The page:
From that discussion, strategies began to form. But it took a lot of relationship building, and several elements falling into place at once to finally bring the idea to fruition, Waite said.
Waite listed a number of these elements including an open and willing VVHS principal in Riley Frei; a good partnership with Green and his department at CSN; an excellent and available instructor in Melanie Robison, who lives in nearby Logandale; a supportive fire department; advocacy from the City and other workforce development entities in the community; and supportive parents and students.
“All of these things finally came together all at once and here we are,” Waite said. “This whole thing has been as much a group, teamwork effort as I have ever been a part of. It couldn’t have happened without any of these various people and organizations being willing to think outside the box and overcome obstacles.”
In an interview with Jayson Andrus, the Chief agreed that the program started out trying to address a staffing problem that is being seen statewide. He hoped that it would eventually provide some new recruits to his department. But Andrus also admitted that the possibilities for the kids in this class are much broader than that.
“Yes we are interested in seeing this program be a way for us to grow our own and have local recruiting,” Andrus said. “But from the kids’ standpoint, it is a gateway into any number of different careers.”
Andrus ticked off several fields where an EMT Basic certificate is useful. These included careers such as law enforcement, firefighters, nurses, medical doctors, and medical staff in the military.
“(This class) is a good stepping stone for whatever the next phase might be for them,” Andrus said. “And if nothing else, it provides very useful skills even for just being a mom or a dad.”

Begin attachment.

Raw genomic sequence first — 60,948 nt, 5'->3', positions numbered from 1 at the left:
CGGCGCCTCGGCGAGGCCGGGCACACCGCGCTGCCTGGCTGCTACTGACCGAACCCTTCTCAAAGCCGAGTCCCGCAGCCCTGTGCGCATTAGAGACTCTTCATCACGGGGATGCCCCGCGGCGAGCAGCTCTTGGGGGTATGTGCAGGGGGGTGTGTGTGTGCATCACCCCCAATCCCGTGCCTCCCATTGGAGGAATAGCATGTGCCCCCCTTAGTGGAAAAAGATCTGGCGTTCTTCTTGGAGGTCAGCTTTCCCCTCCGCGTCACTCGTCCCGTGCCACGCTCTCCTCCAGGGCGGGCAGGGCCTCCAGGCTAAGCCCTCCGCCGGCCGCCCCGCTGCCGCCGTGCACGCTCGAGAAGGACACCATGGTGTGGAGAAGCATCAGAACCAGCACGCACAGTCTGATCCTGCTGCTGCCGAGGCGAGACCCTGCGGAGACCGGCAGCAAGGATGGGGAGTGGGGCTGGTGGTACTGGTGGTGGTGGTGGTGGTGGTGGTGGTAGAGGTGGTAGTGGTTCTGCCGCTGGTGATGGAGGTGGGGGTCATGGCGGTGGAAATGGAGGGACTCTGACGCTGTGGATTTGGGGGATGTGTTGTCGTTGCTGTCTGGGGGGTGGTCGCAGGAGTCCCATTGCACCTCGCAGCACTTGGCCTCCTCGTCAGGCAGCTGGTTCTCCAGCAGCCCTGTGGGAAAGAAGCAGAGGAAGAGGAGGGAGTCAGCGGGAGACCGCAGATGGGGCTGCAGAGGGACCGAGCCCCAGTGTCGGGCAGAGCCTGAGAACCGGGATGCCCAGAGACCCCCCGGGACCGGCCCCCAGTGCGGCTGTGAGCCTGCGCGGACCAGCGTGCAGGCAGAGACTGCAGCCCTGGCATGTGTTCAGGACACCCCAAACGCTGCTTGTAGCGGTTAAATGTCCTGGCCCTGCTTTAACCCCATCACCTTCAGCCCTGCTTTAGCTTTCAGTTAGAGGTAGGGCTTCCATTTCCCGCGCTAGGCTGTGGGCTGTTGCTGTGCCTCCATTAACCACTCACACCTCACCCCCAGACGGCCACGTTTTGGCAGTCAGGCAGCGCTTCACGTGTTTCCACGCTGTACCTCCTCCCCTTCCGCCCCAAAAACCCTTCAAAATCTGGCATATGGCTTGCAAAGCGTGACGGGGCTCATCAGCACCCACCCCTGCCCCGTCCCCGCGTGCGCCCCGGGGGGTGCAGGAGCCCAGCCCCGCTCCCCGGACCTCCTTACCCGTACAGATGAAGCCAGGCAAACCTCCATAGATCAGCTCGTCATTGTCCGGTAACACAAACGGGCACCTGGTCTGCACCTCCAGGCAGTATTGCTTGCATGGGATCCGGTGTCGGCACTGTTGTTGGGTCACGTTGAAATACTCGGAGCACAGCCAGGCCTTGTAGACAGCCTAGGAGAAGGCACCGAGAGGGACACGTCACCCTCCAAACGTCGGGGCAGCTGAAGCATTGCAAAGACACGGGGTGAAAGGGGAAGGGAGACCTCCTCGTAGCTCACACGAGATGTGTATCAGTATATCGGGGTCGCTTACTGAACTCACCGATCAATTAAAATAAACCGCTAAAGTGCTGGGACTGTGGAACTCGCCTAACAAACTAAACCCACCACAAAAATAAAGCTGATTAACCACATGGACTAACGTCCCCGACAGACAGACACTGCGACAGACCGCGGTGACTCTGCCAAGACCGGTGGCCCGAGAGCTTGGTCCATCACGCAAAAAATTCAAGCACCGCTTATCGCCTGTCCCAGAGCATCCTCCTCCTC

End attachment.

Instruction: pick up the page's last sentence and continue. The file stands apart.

Andrus said that one of the high points of the class is in the opportunities each student has to go on ride-along shifts with local first responders. There the students have the chance to respond to real emergency medical incidents and work with actual patients, he said.
“For our size, we are a fairly busy department,” Andrus said. “We are averaging 11-12 medical calls per day. So the chances of these kids running on a real medical emergency during their ride-along is very high.”
The students in the class spoke very highly of the program, its instructor; and they expressed gratitude for it being offered to them as seniors in high school.
Classmates Aranza Mendez and Esteban Gasca were practicing together during class, checking each other’s blood pressure.
Mendez said that EMT training was her favorite class this year. She was also very enthusiastic about instructor Melanie Robison.
“She is an amazing teacher!” Mendez said. “She makes things fun and interesting. I think that she is the best teacher I have ever had.”
Gasca said that he was excited to go on the upcoming ride-along experiences. “It has been exciting to take this class,” he said. “But I’m really looking forward to see the concepts and skills being put into use. And maybe doing some of them myself.”
The eight students in the class have a variety of career goals. Some aspire to become EMTs after high school; maybe even to stay in Mesquite and go into a career in local emergency response. Others wanted to go on in the health care field in various areas such as physical therapy, nursing, radiology, and even becoming a surgeon.
“There are few classes in high school where kids find such complete and immediate application,” said Steven Waite. “But this class is something where they can see the uses of what they are learning immediately and right now. It is really a great program. And we hope that we can sustain it and maybe expand upon the concept into other career fields as well.”